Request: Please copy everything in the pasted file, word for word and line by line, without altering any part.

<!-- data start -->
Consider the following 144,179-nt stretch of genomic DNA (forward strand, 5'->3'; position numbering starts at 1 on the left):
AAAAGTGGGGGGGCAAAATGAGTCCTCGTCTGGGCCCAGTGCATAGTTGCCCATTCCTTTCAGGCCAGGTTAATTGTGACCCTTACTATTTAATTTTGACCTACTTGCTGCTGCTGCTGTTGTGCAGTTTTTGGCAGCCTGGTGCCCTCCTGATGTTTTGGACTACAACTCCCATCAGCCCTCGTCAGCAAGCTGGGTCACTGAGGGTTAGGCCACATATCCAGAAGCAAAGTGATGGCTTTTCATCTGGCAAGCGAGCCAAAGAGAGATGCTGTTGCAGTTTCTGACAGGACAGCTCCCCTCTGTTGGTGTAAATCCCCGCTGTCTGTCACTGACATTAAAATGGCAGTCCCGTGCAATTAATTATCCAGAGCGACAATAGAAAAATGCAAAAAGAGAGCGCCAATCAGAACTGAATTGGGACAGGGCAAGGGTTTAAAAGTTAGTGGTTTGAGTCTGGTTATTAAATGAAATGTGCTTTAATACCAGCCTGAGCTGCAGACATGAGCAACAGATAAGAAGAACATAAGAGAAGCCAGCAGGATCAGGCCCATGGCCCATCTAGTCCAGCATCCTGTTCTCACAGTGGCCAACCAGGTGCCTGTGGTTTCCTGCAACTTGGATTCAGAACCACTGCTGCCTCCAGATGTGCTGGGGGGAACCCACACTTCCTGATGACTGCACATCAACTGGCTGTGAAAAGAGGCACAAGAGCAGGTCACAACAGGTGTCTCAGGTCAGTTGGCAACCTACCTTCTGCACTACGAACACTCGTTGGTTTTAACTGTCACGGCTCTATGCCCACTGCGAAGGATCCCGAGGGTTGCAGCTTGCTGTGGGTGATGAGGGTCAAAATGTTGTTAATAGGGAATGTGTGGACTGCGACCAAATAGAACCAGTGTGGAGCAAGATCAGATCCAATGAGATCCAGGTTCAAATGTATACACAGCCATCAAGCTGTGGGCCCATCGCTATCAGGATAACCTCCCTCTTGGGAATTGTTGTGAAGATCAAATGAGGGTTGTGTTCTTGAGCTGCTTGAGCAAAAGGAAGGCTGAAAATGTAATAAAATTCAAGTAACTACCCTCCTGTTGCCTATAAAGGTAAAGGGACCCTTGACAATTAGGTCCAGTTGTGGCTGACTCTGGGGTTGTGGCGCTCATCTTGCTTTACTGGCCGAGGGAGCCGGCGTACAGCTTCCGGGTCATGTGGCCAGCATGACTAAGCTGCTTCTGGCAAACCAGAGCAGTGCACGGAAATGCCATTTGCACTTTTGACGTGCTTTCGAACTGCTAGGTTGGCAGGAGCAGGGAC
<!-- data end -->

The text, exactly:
Consider the following 144,179-nt stretch of genomic DNA (forward strand, 5'->3'; position numbering starts at 1 on the left):
AAAAGTGGGGGGGCAAAATGAGTCCTCGTCTGGGCCCAGTGCATAGTTGCCCATTCCTTTCAGGCCAGGTTAATTGTGACCCTTACTATTTAATTTTGACCTACTTGCTGCTGCTGCTGTTGTGCAGTTTTTGGCAGCCTGGTGCCCTCCTGATGTTTTGGACTACAACTCCCATCAGCCCTCGTCAGCAAGCTGGGTCACTGAGGGTTAGGCCACATATCCAGAAGCAAAGTGATGGCTTTTCATCTGGCAAGCGAGCCAAAGAGAGATGCTGTTGCAGTTTCTGACAGGACAGCTCCCCTCTGTTGGTGTAAATCCCCGCTGTCTGTCACTGACATTAAAATGGCAGTCCCGTGCAATTAATTATCCAGAGCGACAATAGAAAAATGCAAAAAGAGAGCGCCAATCAGAACTGAATTGGGACAGGGCAAGGGTTTAAAAGTTAGTGGTTTGAGTCTGGTTATTAAATGAAATGTGCTTTAATACCAGCCTGAGCTGCAGACATGAGCAACAGATAAGAAGAACATAAGAGAAGCCAGCAGGATCAGGCCCATGGCCCATCTAGTCCAGCATCCTGTTCTCACAGTGGCCAACCAGGTGCCTGTGGTTTCCTGCAACTTGGATTCAGAACCACTGCTGCCTCCAGATGTGCTGGGGGGAACCCACACTTCCTGATGACTGCACATCAACTGGCTGTGAAAAGAGGCACAAGAGCAGGTCACAACAGGTGTCTCAGGTCAGTTGGCAACCTACCTTCTGCACTACGAACACTCGTTGGTTTTAACTGTCACGGCTCTATGCCCACTGCGAAGGATCCCGAGGGTTGCAGCTTGCTGTGGGTGATGAGGGTCAAAATGTTGTTAATAGGGAATGTGTGGACTGCGACCAAATAGAACCAGTGTGGAGCAAGATCAGATCCAATGAGATCCAGGTTCAAATGTATACACAGCCATCAAGCTGTGGGCCCATCGCTATCAGGATAACCTCCCTCTTGGGAATTGTTGTGAAGATCAAATGAGGGTTGTGTTCTTGAGCTGCTTGAGCAAAAGGAAGGCTGAAAATGTAATAAAATTCAAGTAACTACCCTCCTGTTGCCTATAAAGGTAAAGGGACCCTTGACAATTAGGTCCAGTTGTGGCTGACTCTGGGGTTGTGGCGCTCATCTTGCTTTACTGGCCGAGGGAGCCGGCGTACAGCTTCCGGGTCATGTGGCCAGCATGACTAAGCTGCTTCTGGCAAACCAGAGCAGTGCACGGAAATGCCATTTGCACTTTTGACGTGCTTTCGAACTGCTAGGTTGGCAGGAGCAGGGAC